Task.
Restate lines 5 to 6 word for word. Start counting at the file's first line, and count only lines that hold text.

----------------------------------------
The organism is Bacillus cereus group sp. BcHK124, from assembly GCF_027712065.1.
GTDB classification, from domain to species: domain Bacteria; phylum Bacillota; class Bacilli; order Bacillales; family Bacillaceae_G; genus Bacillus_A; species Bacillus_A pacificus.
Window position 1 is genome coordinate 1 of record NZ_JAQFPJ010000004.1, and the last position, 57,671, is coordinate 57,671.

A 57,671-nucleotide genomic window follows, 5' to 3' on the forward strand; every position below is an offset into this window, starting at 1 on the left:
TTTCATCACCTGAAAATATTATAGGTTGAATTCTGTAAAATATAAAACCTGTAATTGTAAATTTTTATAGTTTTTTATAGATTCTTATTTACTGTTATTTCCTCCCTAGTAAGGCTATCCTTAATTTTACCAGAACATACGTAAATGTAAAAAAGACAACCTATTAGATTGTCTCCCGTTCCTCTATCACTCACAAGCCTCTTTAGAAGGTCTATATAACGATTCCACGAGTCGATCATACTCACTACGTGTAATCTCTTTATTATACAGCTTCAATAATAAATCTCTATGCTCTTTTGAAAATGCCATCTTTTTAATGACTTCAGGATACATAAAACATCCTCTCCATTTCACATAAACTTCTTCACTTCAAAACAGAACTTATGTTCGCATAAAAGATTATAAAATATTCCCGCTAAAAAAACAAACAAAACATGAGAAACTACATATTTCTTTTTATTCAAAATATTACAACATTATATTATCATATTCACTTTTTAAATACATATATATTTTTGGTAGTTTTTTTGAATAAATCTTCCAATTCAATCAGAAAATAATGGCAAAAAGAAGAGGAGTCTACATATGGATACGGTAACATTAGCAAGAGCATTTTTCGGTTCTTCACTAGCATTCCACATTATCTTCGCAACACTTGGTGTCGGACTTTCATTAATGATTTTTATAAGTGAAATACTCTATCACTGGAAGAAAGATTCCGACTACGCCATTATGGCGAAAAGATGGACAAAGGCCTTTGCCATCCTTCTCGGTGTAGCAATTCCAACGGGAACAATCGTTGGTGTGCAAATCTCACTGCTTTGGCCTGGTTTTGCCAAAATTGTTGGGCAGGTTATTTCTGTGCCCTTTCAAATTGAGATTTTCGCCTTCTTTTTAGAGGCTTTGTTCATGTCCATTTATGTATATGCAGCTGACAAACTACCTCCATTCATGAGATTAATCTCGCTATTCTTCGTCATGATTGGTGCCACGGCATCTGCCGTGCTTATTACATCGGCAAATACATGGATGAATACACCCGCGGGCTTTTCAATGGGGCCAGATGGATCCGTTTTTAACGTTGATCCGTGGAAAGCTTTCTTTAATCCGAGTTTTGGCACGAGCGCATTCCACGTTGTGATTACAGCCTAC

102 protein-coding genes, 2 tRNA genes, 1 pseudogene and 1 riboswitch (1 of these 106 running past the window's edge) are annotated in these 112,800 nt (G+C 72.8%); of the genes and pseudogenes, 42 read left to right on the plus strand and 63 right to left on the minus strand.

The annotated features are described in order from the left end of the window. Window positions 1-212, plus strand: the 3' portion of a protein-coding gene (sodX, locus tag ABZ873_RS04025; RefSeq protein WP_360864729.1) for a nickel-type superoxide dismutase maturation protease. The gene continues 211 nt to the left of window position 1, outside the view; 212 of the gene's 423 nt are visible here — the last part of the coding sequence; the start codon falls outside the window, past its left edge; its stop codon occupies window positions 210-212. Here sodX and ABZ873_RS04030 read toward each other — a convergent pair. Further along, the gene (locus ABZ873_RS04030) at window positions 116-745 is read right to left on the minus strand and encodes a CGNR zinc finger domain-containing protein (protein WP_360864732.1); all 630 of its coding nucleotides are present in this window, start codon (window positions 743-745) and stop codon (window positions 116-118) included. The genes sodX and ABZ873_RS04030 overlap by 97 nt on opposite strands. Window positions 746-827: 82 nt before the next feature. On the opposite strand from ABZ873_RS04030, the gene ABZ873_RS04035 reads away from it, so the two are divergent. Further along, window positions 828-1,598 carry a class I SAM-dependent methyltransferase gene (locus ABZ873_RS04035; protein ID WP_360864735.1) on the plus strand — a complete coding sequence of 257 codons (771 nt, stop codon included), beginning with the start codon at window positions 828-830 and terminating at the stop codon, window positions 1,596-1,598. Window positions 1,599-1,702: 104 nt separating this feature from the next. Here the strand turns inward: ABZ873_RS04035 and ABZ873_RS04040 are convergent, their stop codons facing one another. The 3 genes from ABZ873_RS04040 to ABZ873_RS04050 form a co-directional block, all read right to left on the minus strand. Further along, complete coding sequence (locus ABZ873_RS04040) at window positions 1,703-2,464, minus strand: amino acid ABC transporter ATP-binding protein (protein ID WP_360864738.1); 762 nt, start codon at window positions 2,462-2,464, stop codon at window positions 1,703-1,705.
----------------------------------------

TTTCATCACCTGAAAATATTATAGGTTGAATTCTGTAAAATATAAAACCTGTAATTGTAAATTTTTATAGTTTTTTATAGATTCTTATTTACTGTTATTTCCTCCCTAGTAAGGCTATCCTTAATTTTACCAGAACATACGTAAATGTAAAAAAGACAACCTATTAGATTGTCTCCCGTTCCTCTATCACTCACAAGCCTCTTTAGAAGGTCTATATAACGATTCCACGAGTCGATCATACTCACTACGTGTAATCTCTTTATTATACAGCTTCAATAATAAATCTCTATGCTCTTTTGAAAATGCCATCTTTTTAATGACTTCAGGATACATAAAACATCCTCTCCATTTCACATAAACTTCTTCACTTCAAAACAGAACTTATGTTCGCATAAAAGATTATAAAATATTCCCGCTAAAAAAACAAACAAAACATGAGAAACTACATATTTCTTTTTATTCAAAATATTACAACATTATATTATCATATTCACTTTTTAAATACATATATATTTTTGGTAGTTTTTTTGAATAAATCTTCCAATTCAATCAGAAAATAATGGCAAAAAGAAGAGGAGTCTACATATGGATACGGTAACATTAGCAAGAGCATTTTTCGGTTCTTCACTAGCATTCCACATTATCTTCGCAACACTTGGTGTCGGACTTTCATTAATGATTTTTATAAGTGAAATACTCTATCACTGGAAGAAAGATTCCGACTACGCCATTATGGCGAAAAGATGGACAAAGGCCTTTGCCATCCTTCTCGGTGTAGCAATTCCAACGGGAACAATCGTTGGTGTGCAAATCTCACTGCTTTGGCCTGGTTTTGCCAAAATTGTTGGGCAGGTTATTTCTGTGCCCTTTCAAATTGAGATTTTCGCCTTCTTTTTAGAGGCTTTGTTCATGTCCATTTATGTATATGCAGCTGACAAACTACCTCCATTCATGAGATTAATCTCGCTATTCTTCGTCATGATTGGTGCCACGGCATCTGCCGTGCTTATTACATCGGCAAATACATGGATGAATACACCCGCGGGCTTTTCAATGGGGCCAGATGGATCCGTTTTTAACGTTGATCCGTGGAAAGCTTTCTTTAATCCGAGTTTTGGCACGAGCGCATTCCACGTTGTGATTACAGCCTAC

102 protein-coding genes, 2 tRNA genes, 1 pseudogene and 1 riboswitch (1 of these 106 running past the window's edge) are annotated in these 112,800 nt (G+C 72.8%); of the genes and pseudogenes, 42 read left to right on the plus strand and 63 right to left on the minus strand.